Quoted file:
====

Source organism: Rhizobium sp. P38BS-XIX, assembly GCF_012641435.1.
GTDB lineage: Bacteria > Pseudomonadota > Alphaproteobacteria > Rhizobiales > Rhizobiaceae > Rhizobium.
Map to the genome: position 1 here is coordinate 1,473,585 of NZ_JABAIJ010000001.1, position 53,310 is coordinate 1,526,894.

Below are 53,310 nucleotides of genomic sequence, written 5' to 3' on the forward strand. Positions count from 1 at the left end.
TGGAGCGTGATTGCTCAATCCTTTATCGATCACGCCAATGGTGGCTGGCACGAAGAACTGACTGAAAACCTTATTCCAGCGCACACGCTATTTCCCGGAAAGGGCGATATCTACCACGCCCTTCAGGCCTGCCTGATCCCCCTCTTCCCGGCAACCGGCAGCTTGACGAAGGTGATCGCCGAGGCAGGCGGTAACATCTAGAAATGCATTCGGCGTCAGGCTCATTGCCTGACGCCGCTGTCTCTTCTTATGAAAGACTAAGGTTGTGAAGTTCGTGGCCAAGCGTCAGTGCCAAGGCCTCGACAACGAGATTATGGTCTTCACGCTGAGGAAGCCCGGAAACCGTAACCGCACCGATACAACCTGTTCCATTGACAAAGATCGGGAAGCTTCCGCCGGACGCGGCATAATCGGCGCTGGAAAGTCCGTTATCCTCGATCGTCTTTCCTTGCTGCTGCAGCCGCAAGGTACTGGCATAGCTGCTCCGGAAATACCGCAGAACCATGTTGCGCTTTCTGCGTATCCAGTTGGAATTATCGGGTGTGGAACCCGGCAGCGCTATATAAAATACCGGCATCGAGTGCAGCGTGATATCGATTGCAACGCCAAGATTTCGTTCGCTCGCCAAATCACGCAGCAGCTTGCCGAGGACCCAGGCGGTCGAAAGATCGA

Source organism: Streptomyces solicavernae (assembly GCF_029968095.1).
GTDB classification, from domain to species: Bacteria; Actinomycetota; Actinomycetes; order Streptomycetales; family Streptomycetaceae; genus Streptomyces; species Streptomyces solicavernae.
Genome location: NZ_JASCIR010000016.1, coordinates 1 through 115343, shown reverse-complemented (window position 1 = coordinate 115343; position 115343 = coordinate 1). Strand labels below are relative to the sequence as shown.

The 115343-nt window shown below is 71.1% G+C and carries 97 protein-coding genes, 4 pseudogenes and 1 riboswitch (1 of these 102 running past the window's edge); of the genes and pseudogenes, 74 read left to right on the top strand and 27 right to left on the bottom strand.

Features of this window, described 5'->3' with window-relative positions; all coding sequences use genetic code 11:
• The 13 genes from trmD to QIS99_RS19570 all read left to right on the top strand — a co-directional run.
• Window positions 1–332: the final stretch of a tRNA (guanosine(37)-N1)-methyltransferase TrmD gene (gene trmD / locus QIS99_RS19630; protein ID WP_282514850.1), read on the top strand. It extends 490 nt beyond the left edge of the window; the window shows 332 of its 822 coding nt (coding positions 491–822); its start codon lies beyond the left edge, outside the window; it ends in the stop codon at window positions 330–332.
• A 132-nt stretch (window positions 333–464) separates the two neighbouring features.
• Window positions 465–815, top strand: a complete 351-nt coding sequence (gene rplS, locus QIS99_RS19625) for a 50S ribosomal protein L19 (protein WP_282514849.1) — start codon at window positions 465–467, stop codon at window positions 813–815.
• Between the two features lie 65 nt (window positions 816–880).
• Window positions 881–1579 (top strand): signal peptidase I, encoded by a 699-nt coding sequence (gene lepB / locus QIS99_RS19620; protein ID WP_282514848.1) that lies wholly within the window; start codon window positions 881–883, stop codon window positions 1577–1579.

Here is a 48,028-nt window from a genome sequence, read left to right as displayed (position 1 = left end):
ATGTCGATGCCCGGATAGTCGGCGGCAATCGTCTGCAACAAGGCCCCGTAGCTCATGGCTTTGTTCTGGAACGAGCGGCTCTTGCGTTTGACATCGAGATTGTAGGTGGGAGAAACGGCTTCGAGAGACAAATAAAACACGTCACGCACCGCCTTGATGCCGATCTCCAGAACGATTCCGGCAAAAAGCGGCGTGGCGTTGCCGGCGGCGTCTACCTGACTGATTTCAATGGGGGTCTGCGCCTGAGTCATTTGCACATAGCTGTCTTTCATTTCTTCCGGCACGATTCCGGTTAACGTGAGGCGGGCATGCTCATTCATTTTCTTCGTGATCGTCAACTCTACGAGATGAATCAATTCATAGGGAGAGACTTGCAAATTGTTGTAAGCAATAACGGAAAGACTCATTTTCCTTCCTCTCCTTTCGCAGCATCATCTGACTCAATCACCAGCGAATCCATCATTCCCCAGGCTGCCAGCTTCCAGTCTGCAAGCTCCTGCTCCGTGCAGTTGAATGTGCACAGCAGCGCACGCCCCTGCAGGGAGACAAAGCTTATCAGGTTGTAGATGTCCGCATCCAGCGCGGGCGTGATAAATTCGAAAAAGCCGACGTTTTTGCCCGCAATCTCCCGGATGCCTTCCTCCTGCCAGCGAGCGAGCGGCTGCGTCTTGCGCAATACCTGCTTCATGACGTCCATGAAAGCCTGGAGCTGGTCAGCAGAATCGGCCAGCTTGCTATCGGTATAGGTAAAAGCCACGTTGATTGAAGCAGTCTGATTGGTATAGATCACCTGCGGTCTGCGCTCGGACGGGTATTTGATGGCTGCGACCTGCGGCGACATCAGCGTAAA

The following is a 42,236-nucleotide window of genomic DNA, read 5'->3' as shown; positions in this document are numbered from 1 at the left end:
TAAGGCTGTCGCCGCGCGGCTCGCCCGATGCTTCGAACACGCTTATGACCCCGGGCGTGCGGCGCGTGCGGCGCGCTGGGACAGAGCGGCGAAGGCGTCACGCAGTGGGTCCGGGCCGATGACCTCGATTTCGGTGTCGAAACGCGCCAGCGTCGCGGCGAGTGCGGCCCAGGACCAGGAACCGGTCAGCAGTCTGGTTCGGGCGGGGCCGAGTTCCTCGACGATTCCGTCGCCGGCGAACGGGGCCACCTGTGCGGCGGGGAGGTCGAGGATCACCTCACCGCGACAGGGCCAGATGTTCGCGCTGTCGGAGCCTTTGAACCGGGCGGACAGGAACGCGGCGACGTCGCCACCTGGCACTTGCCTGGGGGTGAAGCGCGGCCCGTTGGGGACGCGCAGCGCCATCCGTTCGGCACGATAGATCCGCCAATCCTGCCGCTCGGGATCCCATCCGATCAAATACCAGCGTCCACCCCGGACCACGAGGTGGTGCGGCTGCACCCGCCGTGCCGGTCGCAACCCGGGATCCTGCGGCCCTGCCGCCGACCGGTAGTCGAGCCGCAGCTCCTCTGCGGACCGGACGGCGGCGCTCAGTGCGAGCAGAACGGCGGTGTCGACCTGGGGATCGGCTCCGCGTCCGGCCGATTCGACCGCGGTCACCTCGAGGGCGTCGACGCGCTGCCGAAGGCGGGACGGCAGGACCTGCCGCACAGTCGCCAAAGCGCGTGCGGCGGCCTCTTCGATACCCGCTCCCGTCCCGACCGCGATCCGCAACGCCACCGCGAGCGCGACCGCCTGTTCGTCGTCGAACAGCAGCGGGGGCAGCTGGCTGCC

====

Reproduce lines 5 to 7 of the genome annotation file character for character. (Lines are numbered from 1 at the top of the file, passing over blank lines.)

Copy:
TGGAGCGTGATTGCTCAATCCTTTATCGATCACGCCAATGGTGGCTGGCACGAAGAACTGACTGAAAACCTTATTCCAGCGCACACGCTATTTCCCGGAAAGGGCGATATCTACCACGCCCTTCAGGCCTGCCTGATCCCCCTCTTCCCGGCAACCGGCAGCTTGACGAAGGTGATCGCCGAGGCAGGCGGTAACATCTAGAAATGCATTCGGCGTCAGGCTCATTGCCTGACGCCGCTGTCTCTTCTTATGAAAGACTAAGGTTGTGAAGTTCGTGGCCAAGCGTCAGTGCCAAGGCCTCGACAACGAGATTATGGTCTTCACGCTGAGGAAGCCCGGAAACCGTAACCGCACCGATACAACCTGTTCCATTGACAAAGATCGGGAAGCTTCCGCCGGACGCGGCATAATCGGCGCTGGAAAGTCCGTTATCCTCGATCGTCTTTCCTTGCTGCTGCAGCCGCAAGGTACTGGCATAGCTGCTCCGGAAATACCGCAGAACCATGTTGCGCTTTCTGCGTATCCAGTTGGAATTATCGGGTGTGGAACCCGGCAGCGCTATATAAAATACCGGCATCGAGTGCAGCGTGATATCGATTGCAACGCCAAGATTTCGTTCGCTCGCCAAATCACGCAGCAGCTTGCCGAGGACCCAGGCGGTCGAAAGATCGA

Source organism: Streptomyces solicavernae (assembly GCF_029968095.1).
GTDB classification, from domain to species: Bacteria; Actinomycetota; Actinomycetes; order Streptomycetales; family Streptomycetaceae; genus Streptomyces; species Streptomyces solicavernae.